The last bass (Ab) before the nine final chords: there is a crescendo marked on that note (it begins and ends with this note).
Try to play it as is written......it's an example of the idea, of the poetic intent that transcends the reality (of the instrument's possibility).
The poetry (of music also) is a re-invention of the reality, and some details (as this, which forget the physical reality) exist to remember us this.
But one can sing this wonderful and not real crescendo, one can (must) think it when plays that Ab.
These "Quasi Variazioni" were born before the other movements of the "Concert sans orchestre" , and have an autonomous life.
IMHO (but I've read other similar opinions) this is the only case of a Schumann (or Wieck/Brahms) late edition which is better than early edition.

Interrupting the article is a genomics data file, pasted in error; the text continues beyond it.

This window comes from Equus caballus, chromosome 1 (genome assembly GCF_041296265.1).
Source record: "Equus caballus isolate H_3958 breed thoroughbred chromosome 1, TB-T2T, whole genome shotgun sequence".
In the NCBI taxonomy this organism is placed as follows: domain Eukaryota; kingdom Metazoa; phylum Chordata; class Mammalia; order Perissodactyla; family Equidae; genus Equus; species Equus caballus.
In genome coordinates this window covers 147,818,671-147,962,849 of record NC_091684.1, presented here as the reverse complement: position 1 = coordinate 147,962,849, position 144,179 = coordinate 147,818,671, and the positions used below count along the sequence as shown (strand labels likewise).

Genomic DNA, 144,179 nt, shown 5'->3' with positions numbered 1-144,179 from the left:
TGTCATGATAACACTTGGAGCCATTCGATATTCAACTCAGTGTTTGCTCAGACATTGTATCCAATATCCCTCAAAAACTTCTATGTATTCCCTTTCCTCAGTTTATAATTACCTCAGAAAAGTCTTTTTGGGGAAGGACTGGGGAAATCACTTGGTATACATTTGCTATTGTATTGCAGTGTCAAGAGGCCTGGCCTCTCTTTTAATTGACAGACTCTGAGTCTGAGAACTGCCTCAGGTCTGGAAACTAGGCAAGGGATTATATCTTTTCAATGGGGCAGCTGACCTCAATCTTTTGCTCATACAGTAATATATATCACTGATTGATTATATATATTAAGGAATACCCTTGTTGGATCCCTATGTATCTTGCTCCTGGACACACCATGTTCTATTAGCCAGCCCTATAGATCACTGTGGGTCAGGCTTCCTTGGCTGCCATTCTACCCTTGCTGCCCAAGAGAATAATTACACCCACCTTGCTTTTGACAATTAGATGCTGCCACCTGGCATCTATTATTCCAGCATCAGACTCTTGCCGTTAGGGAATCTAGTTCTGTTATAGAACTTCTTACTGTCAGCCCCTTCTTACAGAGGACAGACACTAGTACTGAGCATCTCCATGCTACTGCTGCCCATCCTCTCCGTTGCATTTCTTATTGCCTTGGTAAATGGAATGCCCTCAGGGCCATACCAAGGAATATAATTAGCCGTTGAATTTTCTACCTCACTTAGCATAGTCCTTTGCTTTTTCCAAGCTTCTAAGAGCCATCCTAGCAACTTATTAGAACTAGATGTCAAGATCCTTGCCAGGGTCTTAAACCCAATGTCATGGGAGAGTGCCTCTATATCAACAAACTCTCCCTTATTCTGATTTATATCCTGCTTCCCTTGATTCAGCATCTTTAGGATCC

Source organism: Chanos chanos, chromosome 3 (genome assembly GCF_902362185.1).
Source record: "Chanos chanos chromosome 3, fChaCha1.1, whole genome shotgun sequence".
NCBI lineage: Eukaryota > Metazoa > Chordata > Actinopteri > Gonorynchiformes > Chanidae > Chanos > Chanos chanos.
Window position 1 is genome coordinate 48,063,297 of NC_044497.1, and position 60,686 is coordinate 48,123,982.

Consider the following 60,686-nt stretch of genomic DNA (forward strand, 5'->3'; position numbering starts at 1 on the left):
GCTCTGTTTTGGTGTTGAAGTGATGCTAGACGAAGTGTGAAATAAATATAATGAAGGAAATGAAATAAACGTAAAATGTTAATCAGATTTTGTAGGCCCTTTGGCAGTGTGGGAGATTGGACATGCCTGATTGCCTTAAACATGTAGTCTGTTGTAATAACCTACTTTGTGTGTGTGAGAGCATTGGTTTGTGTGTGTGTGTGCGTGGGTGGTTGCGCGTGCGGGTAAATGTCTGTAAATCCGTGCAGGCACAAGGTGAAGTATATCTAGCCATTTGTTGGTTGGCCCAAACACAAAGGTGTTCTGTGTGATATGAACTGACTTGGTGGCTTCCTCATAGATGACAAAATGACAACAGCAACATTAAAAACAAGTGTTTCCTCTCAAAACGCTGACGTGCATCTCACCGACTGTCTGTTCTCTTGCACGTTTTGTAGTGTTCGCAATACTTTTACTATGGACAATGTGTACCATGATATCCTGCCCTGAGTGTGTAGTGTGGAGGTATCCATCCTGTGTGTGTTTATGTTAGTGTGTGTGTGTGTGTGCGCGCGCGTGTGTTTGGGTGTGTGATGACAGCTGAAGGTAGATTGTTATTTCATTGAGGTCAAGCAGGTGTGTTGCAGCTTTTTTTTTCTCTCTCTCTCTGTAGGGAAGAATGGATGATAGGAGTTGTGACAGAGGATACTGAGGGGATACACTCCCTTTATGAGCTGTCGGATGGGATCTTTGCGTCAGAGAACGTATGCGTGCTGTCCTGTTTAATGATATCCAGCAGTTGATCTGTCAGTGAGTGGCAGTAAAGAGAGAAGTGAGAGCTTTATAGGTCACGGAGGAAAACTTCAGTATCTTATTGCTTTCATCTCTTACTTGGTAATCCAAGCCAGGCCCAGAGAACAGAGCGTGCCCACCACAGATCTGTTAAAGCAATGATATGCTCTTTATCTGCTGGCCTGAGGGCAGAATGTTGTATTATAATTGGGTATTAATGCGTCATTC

As Schumann, also Vladimir Horowitz began from these "Quasi Variazioni". Subsequently he played and recorded the entire Sonata, but he declared that these variations were the key to comprehend the beauty of the Sonata.
I do not know a better recording of this wonderful piece than Horowitz's. Also the other (in reality my first and favourite Vladimir, and my favourite pianist among all) Vladimir, Sofronitzki, played these Varations (not the Sonata), and, obviously, it's also here a good trip. But here the most fascinating, coloured, fantastic and schumannian Vladimir is Horowitz.
Schumann - Op.14, Piano Sonata in F minor, III. Quasi variazioni. Andantino de Clara Wieck